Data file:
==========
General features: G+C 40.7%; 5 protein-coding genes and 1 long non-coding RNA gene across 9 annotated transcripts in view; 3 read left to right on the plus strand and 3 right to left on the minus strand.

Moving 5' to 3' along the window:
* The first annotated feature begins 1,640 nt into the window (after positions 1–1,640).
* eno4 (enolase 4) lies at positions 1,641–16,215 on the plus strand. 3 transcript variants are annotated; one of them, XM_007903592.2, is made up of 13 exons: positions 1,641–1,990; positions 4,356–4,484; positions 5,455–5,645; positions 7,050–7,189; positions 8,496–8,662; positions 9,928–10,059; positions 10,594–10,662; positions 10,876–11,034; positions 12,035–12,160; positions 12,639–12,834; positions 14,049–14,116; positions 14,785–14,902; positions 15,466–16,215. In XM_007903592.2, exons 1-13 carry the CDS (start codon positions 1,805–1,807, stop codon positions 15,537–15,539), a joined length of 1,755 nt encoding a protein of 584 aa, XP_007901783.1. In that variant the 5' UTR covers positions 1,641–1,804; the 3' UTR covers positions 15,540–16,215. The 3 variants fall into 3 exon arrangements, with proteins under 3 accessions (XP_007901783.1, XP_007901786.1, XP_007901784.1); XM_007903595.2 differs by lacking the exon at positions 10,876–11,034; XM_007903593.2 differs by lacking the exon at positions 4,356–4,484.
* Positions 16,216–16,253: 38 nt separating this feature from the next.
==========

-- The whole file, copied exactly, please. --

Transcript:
General features: G+C 40.7%; 5 protein-coding genes and 1 long non-coding RNA gene across 9 annotated transcripts in view; 3 read left to right on the plus strand and 3 right to left on the minus strand.

Moving 5' to 3' along the window:
* The first annotated feature begins 1,640 nt into the window (after positions 1–1,640).
* eno4 (enolase 4) lies at positions 1,641–16,215 on the plus strand. 3 transcript variants are annotated; one of them, XM_007903592.2, is made up of 13 exons: positions 1,641–1,990; positions 4,356–4,484; positions 5,455–5,645; positions 7,050–7,189; positions 8,496–8,662; positions 9,928–10,059; positions 10,594–10,662; positions 10,876–11,034; positions 12,035–12,160; positions 12,639–12,834; positions 14,049–14,116; positions 14,785–14,902; positions 15,466–16,215. In XM_007903592.2, exons 1-13 carry the CDS (start codon positions 1,805–1,807, stop codon positions 15,537–15,539), a joined length of 1,755 nt encoding a protein of 584 aa, XP_007901783.1. In that variant the 5' UTR covers positions 1,641–1,804; the 3' UTR covers positions 15,540–16,215. The 3 variants fall into 3 exon arrangements, with proteins under 3 accessions (XP_007901783.1, XP_007901786.1, XP_007901784.1); XM_007903595.2 differs by lacking the exon at positions 10,876–11,034; XM_007903593.2 differs by lacking the exon at positions 4,356–4,484.
* Positions 16,216–16,253: 38 nt separating this feature from the next.